How do I make the variables global?


#1

Whenever I run the code below, I get NaNDraw, NaNAway, etc. I think it is because my variables such as myHome and others in that section are not global, how could I make them global.

var goalsHome = prompt ("Goals the Home Team has scored");
var missHome = prompt ("Goals the Home Team has conceded");
var goalsAway = prompt ("Goals the Away Team has scored");
var missAway = prompt ("Goals the Away Team has conceded");
var betHome = prompt ("The odds for the Home team");
var betAway = prompt ("The odds for the Away team");
var betDraw = prompt ("The odds for the teams to draw");

var myHome = function (number) { 
        var home = goalsHome/(goalsHome + missHome)*2*number;
};

var myDraw = function (number) { 
    var draw = 100-(goalsHome/(goalsHome + missHome))*2+goalsAway/(goalsAway + missAway)*2*number;
};
var myAway = function (number) {
    var away = goalsAway/(goalsAway + missAway)*2*number;
};

var totalHome = function (number) {
    var totalhome = betHome*myHome*number;
    console.log(totalhome+"Home");
};

var totalAway = function (number) {
    var totalaway = betAway*myAway*number;
    console.log (totalaway+"Away");
};

var totalDraw = function (number) {
    var totaldraw= betDraw*myDraw*number;
    console.log (totaldraw+"Draw");
};

myAway(1);
myHome(1);
myDraw(1);
totalAway(1);
totalHome(1);
totalDraw(1);

#2

No they should all be global from what I can see. What I think could be a problem is that prompt does always produce strings so a input of 42 would be turned into "42". Most of the times this doesn't matter as "42" has a numerical value of "42" but if for strings the + operator is "overloaded" with concatenation e.g. "5"+"5" = "55" and not 10. So be careful with prompt and maybe use parseInt("numerical string",10); or parseFloat("numerical string",10); to turn them into numbers.

Also for example here:

var totalhome = betHome*myHome*number;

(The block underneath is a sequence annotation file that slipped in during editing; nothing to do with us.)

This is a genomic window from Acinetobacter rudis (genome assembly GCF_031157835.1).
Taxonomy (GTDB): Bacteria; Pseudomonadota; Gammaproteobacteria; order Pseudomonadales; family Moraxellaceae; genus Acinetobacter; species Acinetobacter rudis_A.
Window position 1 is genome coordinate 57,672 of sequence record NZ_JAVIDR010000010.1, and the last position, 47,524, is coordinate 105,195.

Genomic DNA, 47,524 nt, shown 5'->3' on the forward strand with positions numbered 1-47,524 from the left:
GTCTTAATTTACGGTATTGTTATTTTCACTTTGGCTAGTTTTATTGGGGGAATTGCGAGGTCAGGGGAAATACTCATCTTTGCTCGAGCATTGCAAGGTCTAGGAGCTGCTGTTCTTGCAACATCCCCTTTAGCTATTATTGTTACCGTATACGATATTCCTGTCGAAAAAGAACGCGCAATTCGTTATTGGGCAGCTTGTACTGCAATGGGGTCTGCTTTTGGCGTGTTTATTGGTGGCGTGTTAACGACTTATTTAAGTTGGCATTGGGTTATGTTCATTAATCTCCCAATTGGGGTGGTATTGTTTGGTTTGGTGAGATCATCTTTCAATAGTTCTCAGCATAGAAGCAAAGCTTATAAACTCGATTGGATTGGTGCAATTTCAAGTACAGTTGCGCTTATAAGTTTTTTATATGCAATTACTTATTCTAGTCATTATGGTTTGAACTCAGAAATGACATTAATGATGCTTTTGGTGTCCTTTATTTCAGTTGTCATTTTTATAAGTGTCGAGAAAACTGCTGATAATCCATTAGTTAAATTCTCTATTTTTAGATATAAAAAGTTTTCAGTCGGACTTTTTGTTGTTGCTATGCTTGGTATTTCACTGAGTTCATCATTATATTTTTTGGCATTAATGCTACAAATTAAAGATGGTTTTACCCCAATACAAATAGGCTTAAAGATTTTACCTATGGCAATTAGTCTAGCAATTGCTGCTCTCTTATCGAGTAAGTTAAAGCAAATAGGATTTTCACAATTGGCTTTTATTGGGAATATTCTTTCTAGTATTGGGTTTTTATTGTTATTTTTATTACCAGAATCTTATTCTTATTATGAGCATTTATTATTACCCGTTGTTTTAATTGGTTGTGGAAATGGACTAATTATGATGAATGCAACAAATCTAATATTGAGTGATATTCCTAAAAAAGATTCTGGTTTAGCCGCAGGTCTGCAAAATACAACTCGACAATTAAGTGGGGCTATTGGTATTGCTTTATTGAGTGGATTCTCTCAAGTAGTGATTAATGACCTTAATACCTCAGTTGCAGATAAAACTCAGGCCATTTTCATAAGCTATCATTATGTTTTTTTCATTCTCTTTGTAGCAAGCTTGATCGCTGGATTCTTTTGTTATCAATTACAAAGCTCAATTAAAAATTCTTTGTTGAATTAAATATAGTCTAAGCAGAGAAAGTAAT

myHome is the name of a function and [Function] times numbers is probably the reason why you get NaN. Probably this is the reason you ask for global variables, isn't it? You can here either create a variable home outside near to your betDraw variable or better use return here. Then you could use myHome(number) at this point. Is it clear what I mean?


#3

Sorry, I'm not quite following. I think I will just solve it by condensing the 6 functions into 3, for home, away and draw. Ill put the my's into the total, so the functions for the my's aren't their own function. That way I should not need to return myHome, etc. Thanks for the help.


#4

Sry I was debugging while already writing. There seem to be 2 issues with your code.

The first is just an advice, be careful when using prompted numbers. That's because prompt returns you always a string and for strings + means concatenation e.g. ""java"+"Script"-> "javaScript" which is fine for words but you don't want this for numbers as 5+5 should be 10 and not "55". For * and / it's not a problem as they aren't existing for strings so there is no ambiguity. The solution here is to use parseInt or parseFloat to turn them into numbers e.g. let's say betDraw is a numerical string "0.2" then

betDraw = parseFloat(betDraw,10);

would turn in from "0.2" to 0.2. For integer values such as "3" you'd use parseInt.

The second problem is that here:

var totalhome = betHome*myHome*number;

and a few other places you use a function name in a calculation. This means the value of myHome is [Function] which is pretty hard to calculate with so you end up at NaN. If you try to use home (the value computed in myHome) instead you'd run into the problem that this one is not global. So I suggested two solutions. The first one was to well make it global by e.g.

var home = 0;
var myHome = function (number) { 
        home = goalsHome/(goalsHome + missHome)*2*number;
};

now myHome would change the value of the global variable home.
And the second possibilty was to get rid of home and make use of return:

var myHome = function (number) { 
        return goalsHome/(goalsHome + missHome)*2*number;
};

now whenever you need the value computed in myHome you'd just ask for myHome(number) e.g.

var totalHome = function (number) {
    var totalhome = betHome*myHome(number)*number;
    console.log(totalhome+"Home");
};

better?


#5

Definitely, its clear now. Thanks for the help!